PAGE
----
Using Vim with NERD Tree
Vim is a powerful text editor based on the venerable vi, originated with UNIX. Vim is nowadays a multi platform product. I use it on Mac OS X, Linux and Windows. In all these platforms it has a native look-and-feel, and offers all features that we came to expect from it.
One of the things that developers need is an easy to way to access files. Traditional editors have a simple open dialog. More advanced IDEs, however, have a project area where a list of files is displayed.
In Vim there is no out-of-the box way of doing this, but you can simulate these features using freely available plug-ins.
The plug-in that I found to be the most useful when working with multiple files is called NERD Tree. This plug-in is freely downloadable from the Vim web site.
The main advantage of nerd tree is that it displays as a sidebar on the main Vim interface. That is, one can just start NERD tree with a command and have it display the full list of files that you are working on for a project, for example.
Lets say you are writing an application that has a main src directory, as it is so common. You can use NERD tree as a list of files from that directory. The list stays on the left side of your screen in a vertical table. That way, you can have access to all these files with a double click, or you can use the enter key when the cursor is over the file name.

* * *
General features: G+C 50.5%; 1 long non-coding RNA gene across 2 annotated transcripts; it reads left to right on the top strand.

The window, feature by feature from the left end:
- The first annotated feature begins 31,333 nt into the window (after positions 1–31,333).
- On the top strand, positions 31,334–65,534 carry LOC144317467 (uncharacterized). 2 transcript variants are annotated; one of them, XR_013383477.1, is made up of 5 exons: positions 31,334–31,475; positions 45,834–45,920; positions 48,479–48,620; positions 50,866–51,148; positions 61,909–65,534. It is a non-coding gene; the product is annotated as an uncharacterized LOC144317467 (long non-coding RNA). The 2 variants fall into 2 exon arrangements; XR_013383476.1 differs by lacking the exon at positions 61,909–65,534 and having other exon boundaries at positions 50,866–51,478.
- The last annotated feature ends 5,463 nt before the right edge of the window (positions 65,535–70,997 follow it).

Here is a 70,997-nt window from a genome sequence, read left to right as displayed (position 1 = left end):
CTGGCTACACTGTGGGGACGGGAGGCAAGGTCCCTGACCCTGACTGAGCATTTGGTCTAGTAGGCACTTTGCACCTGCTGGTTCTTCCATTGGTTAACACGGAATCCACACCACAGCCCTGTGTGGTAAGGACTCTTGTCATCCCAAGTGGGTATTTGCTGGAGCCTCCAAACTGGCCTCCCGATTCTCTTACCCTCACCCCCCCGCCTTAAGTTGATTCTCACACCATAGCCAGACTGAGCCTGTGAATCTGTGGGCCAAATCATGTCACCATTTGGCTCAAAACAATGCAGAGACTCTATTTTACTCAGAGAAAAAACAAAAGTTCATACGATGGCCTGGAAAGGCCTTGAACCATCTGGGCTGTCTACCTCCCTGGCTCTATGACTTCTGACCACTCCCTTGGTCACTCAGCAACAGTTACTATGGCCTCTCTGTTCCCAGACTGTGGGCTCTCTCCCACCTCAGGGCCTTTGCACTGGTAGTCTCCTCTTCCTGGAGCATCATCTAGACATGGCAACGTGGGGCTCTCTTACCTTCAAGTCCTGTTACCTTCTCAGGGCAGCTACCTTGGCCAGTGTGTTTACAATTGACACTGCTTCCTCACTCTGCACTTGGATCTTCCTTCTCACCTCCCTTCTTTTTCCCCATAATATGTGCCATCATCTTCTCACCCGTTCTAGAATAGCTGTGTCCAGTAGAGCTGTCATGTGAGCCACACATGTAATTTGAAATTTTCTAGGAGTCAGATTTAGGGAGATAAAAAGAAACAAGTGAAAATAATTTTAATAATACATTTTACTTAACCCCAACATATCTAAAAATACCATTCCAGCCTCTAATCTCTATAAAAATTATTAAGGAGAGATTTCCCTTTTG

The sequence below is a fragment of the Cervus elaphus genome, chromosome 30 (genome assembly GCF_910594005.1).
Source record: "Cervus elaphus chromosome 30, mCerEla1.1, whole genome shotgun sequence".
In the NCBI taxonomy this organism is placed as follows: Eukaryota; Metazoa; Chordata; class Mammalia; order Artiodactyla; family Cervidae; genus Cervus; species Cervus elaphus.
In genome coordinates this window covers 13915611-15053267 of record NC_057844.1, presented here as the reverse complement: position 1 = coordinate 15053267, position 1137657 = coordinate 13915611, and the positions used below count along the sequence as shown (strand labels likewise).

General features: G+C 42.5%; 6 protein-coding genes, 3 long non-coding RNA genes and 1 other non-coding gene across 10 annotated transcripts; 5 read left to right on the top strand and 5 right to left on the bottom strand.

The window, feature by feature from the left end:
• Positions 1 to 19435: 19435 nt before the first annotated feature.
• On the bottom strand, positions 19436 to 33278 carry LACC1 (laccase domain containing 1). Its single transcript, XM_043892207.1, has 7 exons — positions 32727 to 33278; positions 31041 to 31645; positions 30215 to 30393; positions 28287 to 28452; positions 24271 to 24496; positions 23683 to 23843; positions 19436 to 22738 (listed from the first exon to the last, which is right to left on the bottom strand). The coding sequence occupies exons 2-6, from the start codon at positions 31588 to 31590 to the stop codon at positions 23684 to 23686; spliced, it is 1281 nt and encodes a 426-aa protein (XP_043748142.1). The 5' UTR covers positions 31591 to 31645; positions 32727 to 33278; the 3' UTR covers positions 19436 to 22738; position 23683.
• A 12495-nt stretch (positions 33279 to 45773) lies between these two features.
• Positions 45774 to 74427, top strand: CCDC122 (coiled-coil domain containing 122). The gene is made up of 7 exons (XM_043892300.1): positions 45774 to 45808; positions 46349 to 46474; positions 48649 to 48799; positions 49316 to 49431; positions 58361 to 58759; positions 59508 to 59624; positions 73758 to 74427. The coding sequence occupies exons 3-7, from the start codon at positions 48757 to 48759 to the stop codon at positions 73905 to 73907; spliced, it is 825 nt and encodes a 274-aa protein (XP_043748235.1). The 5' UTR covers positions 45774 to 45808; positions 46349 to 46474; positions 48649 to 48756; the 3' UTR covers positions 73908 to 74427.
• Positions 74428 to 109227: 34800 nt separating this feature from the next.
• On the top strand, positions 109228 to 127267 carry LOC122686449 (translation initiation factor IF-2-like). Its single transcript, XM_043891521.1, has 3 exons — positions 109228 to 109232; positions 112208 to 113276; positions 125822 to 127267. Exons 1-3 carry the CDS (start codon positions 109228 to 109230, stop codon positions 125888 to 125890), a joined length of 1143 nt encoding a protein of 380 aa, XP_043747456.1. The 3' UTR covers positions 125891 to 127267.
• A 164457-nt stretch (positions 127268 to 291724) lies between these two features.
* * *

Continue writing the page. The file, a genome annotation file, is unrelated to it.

The other advantage of NERD tree is that is has easy ways to explore the file system. For example you can restrict the list of files displayed to hide directories as well as files with a leading dot.
Using NERD tree has been one of the ways Vim can saved me lots of time. It is similar to have the features of an advanced IDE in a simple text file that I can search and jump to using only the keyboard.
And, as all things related to Vim, it is easy to extend and use. Which looks looks to me as a win-win situation.
About the Author
Carlos Oliveira holds a PhD in Systems Engineering and Optimization from University of Florida. He works as a software engineer, with more than 10 years of experience in developing high performance, commercial and scientific applications in C++, Java, and Objective-C. His most Recent Book is Practical C++ Financial Programming.